The years 1987-1988 were times of financial restraint, with the burden of bank repayments, coupled with high wage costs, making capital investment unwise. Despite this, essential improvements such a s leveling and layout of the car park, and the preparation of the practice range were undertaken. This period, also, saw the club engage a professional consultant to advise on greens maintenance. New member continued to be attracted but not in sufficient numbers to make the club financially independent. However, our course had achieved a reputable status for Society outings, and casual green fee golfers. Our location adjacent to Lough Corrib on a major tourist route, had resulted in a healthy influx of visitors. Our green fee income was in excess of ₤32,000 achieved largely at a modest ₤5 daily. Efforts at this time were made to develop this source of income to its full potential, and indeed the ability and willingness of Oughterard Golf Club to offer the visiting golfer top class facilities received official Government approval by the club being awarded ₤10,000 development grant in 1988.

Major Changes to the Club Constitution 1994-1995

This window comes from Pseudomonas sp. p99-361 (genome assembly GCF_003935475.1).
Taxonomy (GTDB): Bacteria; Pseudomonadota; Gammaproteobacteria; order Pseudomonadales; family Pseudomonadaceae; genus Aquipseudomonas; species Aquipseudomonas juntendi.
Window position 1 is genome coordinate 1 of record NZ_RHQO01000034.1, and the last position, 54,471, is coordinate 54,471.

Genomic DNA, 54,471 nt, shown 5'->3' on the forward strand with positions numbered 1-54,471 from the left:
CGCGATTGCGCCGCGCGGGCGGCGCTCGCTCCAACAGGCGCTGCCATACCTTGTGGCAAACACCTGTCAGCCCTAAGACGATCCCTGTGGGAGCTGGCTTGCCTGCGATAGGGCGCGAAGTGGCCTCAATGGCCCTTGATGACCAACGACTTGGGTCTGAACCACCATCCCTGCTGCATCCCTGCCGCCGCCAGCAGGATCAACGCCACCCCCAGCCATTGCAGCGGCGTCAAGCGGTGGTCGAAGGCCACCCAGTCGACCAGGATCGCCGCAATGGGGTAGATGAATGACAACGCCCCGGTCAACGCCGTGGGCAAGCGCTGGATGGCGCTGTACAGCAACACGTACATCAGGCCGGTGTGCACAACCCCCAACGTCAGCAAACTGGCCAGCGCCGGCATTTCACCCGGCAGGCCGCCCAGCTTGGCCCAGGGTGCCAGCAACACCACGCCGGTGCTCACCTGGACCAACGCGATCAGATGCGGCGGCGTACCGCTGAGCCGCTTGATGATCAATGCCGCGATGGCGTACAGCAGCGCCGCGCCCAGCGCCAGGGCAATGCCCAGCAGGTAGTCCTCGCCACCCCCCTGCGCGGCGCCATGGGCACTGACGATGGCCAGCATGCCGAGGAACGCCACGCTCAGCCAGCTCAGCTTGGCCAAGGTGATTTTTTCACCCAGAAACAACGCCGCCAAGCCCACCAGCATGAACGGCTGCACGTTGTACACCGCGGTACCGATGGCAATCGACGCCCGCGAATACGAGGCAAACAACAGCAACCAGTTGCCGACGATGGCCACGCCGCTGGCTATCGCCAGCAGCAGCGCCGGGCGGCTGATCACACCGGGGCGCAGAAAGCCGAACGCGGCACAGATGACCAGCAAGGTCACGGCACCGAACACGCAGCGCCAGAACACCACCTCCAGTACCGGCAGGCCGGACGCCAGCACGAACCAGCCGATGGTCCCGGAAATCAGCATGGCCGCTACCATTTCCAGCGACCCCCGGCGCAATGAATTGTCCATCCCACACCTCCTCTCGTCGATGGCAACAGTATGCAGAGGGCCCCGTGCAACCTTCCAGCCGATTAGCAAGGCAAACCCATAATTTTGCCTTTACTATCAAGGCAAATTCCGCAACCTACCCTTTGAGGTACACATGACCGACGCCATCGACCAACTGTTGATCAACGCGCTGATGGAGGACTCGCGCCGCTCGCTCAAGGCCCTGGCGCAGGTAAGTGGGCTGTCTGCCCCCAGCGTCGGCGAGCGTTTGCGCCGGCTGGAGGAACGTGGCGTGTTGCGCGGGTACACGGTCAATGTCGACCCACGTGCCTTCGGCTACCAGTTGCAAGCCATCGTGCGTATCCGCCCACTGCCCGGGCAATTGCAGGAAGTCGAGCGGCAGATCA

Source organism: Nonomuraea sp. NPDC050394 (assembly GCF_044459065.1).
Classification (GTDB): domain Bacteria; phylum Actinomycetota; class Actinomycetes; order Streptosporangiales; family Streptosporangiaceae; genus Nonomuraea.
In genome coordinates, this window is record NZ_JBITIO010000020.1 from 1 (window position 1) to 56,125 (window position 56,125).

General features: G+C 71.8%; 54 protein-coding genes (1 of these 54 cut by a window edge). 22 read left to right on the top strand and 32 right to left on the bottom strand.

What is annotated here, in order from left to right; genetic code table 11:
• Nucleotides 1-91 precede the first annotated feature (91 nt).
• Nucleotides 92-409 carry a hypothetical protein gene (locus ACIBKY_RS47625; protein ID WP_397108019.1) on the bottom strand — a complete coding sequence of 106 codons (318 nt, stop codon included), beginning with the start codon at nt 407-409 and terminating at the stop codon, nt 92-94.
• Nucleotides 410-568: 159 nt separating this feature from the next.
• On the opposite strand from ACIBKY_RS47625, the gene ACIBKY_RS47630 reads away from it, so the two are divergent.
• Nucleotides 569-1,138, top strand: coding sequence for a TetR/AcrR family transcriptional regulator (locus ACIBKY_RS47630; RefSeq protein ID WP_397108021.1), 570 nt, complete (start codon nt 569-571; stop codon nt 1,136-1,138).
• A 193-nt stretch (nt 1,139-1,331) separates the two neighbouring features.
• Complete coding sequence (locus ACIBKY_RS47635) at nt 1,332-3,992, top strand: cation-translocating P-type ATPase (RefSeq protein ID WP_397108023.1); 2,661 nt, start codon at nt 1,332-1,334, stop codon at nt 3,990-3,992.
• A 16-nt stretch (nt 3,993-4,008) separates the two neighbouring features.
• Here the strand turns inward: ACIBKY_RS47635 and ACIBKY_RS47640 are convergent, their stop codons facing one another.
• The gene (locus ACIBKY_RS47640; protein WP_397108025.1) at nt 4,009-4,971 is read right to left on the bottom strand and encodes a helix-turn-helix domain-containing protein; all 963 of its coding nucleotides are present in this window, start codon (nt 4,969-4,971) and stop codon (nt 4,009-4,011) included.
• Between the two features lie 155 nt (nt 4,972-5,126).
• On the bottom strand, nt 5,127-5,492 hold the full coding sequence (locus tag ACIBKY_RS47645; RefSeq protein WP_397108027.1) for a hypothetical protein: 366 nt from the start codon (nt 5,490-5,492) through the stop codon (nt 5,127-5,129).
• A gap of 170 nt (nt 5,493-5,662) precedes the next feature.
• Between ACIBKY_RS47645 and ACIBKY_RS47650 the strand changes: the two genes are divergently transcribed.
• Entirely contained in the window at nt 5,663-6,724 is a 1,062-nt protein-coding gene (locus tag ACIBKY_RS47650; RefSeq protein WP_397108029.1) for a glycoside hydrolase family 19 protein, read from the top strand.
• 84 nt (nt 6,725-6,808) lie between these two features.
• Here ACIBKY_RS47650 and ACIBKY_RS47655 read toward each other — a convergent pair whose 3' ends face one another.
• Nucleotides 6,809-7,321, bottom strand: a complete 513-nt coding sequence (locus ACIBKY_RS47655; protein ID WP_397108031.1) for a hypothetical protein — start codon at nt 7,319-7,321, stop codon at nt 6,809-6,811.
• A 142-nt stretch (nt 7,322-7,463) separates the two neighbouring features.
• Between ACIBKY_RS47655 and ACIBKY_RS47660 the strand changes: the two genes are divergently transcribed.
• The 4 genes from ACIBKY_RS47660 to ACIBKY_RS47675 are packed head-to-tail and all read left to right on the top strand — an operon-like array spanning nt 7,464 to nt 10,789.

An EGM was called on the 11th November 1994 with the purpose of adopting a New Constitution and introducing Equal Rights to all Club members. While the motion was defeated at this meeting the members requested that a further General Meeting be held after another draft of the constitution was submitted by the sub committee under the Chairmanship of Frank O Malley, Jim Byrne, Pat Quigley, Carmel Burke and Mary Kyne.

January 7th 1995 EGM

Motion for discussion: “ That the draft New Constitution and Bye Laws of Oughterard Golf Club shall be adopted as the New Constitution and Bye Laws in substitution for the existing Constitution and Bye Laws’. Proposed by the Captain John Lee and seconded by the President Paddy Walsh. 62 voted in favour and 14 against the motion.